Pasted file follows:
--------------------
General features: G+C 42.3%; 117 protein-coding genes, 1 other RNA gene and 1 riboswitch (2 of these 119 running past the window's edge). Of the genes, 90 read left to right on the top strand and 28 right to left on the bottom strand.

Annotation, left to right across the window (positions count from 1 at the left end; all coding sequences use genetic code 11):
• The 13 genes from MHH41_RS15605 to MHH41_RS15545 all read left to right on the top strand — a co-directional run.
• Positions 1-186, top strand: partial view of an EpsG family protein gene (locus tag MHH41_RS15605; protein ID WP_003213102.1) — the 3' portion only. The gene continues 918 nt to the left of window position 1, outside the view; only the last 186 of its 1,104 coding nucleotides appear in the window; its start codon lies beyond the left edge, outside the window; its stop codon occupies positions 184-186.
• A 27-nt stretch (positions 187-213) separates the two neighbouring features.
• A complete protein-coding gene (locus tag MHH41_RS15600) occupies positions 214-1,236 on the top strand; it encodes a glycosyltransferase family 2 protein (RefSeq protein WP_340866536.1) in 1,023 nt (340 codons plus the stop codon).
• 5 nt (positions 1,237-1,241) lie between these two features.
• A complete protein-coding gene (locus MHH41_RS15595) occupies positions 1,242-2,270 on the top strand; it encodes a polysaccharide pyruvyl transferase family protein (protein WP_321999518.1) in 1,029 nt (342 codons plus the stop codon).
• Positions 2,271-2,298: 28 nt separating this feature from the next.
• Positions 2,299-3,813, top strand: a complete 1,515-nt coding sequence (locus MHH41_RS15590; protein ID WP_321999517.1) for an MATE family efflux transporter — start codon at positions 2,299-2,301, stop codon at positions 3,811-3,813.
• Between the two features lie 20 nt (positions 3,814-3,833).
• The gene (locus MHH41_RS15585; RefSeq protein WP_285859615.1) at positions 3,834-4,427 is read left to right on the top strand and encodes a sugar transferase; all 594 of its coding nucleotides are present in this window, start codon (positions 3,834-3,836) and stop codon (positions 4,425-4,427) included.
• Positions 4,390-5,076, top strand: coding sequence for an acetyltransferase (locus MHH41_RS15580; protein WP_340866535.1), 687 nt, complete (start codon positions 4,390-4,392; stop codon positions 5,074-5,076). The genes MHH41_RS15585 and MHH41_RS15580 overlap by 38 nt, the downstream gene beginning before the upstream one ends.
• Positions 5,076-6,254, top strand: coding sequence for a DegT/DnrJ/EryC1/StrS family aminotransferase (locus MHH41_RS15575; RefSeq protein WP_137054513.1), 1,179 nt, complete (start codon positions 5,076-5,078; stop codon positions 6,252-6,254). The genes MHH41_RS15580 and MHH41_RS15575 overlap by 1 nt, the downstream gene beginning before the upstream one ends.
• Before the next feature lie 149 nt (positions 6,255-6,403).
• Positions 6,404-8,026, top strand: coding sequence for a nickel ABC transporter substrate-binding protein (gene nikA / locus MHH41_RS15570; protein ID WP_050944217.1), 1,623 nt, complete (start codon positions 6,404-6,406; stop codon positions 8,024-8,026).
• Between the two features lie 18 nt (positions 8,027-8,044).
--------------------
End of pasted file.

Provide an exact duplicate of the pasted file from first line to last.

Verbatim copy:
General features: G+C 42.3%; 117 protein-coding genes, 1 other RNA gene and 1 riboswitch (2 of these 119 running past the window's edge). Of the genes, 90 read left to right on the top strand and 28 right to left on the bottom strand.

Annotation, left to right across the window (positions count from 1 at the left end; all coding sequences use genetic code 11):
• The 13 genes from MHH41_RS15605 to MHH41_RS15545 all read left to right on the top strand — a co-directional run.
• Positions 1-186, top strand: partial view of an EpsG family protein gene (locus tag MHH41_RS15605; protein ID WP_003213102.1) — the 3' portion only. The gene continues 918 nt to the left of window position 1, outside the view; only the last 186 of its 1,104 coding nucleotides appear in the window; its start codon lies beyond the left edge, outside the window; its stop codon occupies positions 184-186.
• A 27-nt stretch (positions 187-213) separates the two neighbouring features.
• A complete protein-coding gene (locus tag MHH41_RS15600) occupies positions 214-1,236 on the top strand; it encodes a glycosyltransferase family 2 protein (RefSeq protein WP_340866536.1) in 1,023 nt (340 codons plus the stop codon).
• 5 nt (positions 1,237-1,241) lie between these two features.
• A complete protein-coding gene (locus MHH41_RS15595) occupies positions 1,242-2,270 on the top strand; it encodes a polysaccharide pyruvyl transferase family protein (protein WP_321999518.1) in 1,029 nt (342 codons plus the stop codon).
• Positions 2,271-2,298: 28 nt separating this feature from the next.
• Positions 2,299-3,813, top strand: a complete 1,515-nt coding sequence (locus MHH41_RS15590; protein ID WP_321999517.1) for an MATE family efflux transporter — start codon at positions 2,299-2,301, stop codon at positions 3,811-3,813.
• Between the two features lie 20 nt (positions 3,814-3,833).
• The gene (locus MHH41_RS15585; RefSeq protein WP_285859615.1) at positions 3,834-4,427 is read left to right on the top strand and encodes a sugar transferase; all 594 of its coding nucleotides are present in this window, start codon (positions 3,834-3,836) and stop codon (positions 4,425-4,427) included.
• Positions 4,390-5,076, top strand: coding sequence for an acetyltransferase (locus MHH41_RS15580; protein WP_340866535.1), 687 nt, complete (start codon positions 4,390-4,392; stop codon positions 5,074-5,076). The genes MHH41_RS15585 and MHH41_RS15580 overlap by 38 nt, the downstream gene beginning before the upstream one ends.
• Positions 5,076-6,254, top strand: coding sequence for a DegT/DnrJ/EryC1/StrS family aminotransferase (locus MHH41_RS15575; RefSeq protein WP_137054513.1), 1,179 nt, complete (start codon positions 5,076-5,078; stop codon positions 6,252-6,254). The genes MHH41_RS15580 and MHH41_RS15575 overlap by 1 nt, the downstream gene beginning before the upstream one ends.
• Before the next feature lie 149 nt (positions 6,255-6,403).
• Positions 6,404-8,026, top strand: coding sequence for a nickel ABC transporter substrate-binding protein (gene nikA / locus MHH41_RS15570; protein ID WP_050944217.1), 1,623 nt, complete (start codon positions 6,404-6,406; stop codon positions 8,024-8,026).
• Between the two features lie 18 nt (positions 8,027-8,044).